Kick off Bourbon Heritage Month with a Classic: the Manhattan–Whiskey, Sweet Vermouth, Bitters

When people tell me they want to start a home bar to make quality cocktails, they often want advice on what to buy. I always tell everyone that the first thing they need is a good mixing whiskey, either a bourbon or rye, and a decent vermouth. And a bottle of Angostura bitters, of course. From there, you can branch out into Benedictine, Campari, or whatever. But those three things first.

And with those three, you can make my all-time favorite drink, the Manhattan.

Just stir with ice:

  • 2 oz bourbon or rye
  • 1 oz sweet vermouth
  • 10 dashes Angostura bitters

and strain into a chilled coupe.

This is the quintessential classic cocktail. Right up there with the dry Martini. It’s all booze, and there’s no ice, so don’t try to make a huge one. As Lowell Edmunds says in Martini Straight Up, a small martini is better than a warm one. So use the proportions above and it will fit into a small coupe. Just make sure the glass is already chilled.

As for the proportions, adjust as you wish. I like quite a bit of vermouth. Sometimes I lower the whiskey and up the vermouth. I also like a lot of bitters. Some people put three dashes. I like ten. 

As for the type of whiskey and vermouth, the rule is always that better ingredients make better drinks. And I’m all about good drinks. But there’s a limit. If I make a Manhattan a day and I use a really expensive vermouth and whiskey, I will be broke going through three bottles of each a month. That ain’t cheap.

So I try to be wise. If I’m serving friends, I bring out the good stuff. But if it’s just me, any decent mixing bottle will do. A great whiskey will make a great Manhattan, but a decent whiskey will make a good one, too. For this one, I used Evan Williams Single Barrel bourbon. It’s cheap, and it’s good. Normally, I use Old Overholt rye. If I’m making one for friends, I will use a special rye or bourbon like Basil Hayden’s or Yellow Rose. But I think you can go cheap for yourself, as long as it still tastes good. If it doesn’t taste good, it isn’t worth drinking, so find your own happy place, the median between cost and taste.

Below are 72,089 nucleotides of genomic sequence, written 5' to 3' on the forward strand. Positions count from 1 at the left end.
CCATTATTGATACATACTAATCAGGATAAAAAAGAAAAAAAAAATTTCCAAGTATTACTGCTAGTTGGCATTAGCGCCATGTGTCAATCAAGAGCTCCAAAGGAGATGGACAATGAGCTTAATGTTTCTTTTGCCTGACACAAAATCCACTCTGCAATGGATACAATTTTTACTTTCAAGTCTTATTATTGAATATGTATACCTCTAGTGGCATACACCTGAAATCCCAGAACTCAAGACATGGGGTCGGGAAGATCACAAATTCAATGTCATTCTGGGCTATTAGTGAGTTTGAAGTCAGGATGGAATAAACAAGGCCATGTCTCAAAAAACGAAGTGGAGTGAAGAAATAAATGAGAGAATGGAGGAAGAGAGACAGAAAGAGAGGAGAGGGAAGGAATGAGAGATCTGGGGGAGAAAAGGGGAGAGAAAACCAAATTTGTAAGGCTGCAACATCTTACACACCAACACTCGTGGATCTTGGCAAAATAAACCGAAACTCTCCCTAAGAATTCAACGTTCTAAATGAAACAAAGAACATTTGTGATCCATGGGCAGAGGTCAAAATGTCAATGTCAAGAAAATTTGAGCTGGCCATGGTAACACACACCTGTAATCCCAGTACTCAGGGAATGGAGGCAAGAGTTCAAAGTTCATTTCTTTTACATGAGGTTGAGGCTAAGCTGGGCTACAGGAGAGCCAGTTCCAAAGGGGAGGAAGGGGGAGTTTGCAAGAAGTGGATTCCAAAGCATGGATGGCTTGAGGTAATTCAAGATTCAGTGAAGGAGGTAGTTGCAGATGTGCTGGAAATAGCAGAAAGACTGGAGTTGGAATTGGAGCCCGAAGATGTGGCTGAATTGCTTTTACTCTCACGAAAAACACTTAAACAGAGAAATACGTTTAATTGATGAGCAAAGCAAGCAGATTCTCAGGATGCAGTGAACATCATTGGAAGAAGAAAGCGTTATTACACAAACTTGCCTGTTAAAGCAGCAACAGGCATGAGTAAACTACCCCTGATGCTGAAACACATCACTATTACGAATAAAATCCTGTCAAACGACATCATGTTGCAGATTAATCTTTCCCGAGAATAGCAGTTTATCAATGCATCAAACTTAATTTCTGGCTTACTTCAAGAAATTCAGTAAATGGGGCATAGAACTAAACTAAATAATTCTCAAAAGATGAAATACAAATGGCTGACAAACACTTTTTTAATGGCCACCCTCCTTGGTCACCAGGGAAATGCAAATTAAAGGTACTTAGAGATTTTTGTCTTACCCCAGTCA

The same goes for the vermouth. Carpano Antica or any of the other great vermouths make a good Manhattan even better. But Martini and Rossi Vermouth still makes a good one, too.

So if you’re just starting out with a home bar, grab a decent bottle of whiskey, a good vermouth, and a bottle of bitters. And make Manhattans for all of your friends.

One thought on “Kick off Bourbon Heritage Month with a Classic: the Manhattan–Whiskey, Sweet Vermouth, Bitters”

Leave a Reply to Pilar Hernandez Cancel reply

Your email address will not be published. Required fields are marked *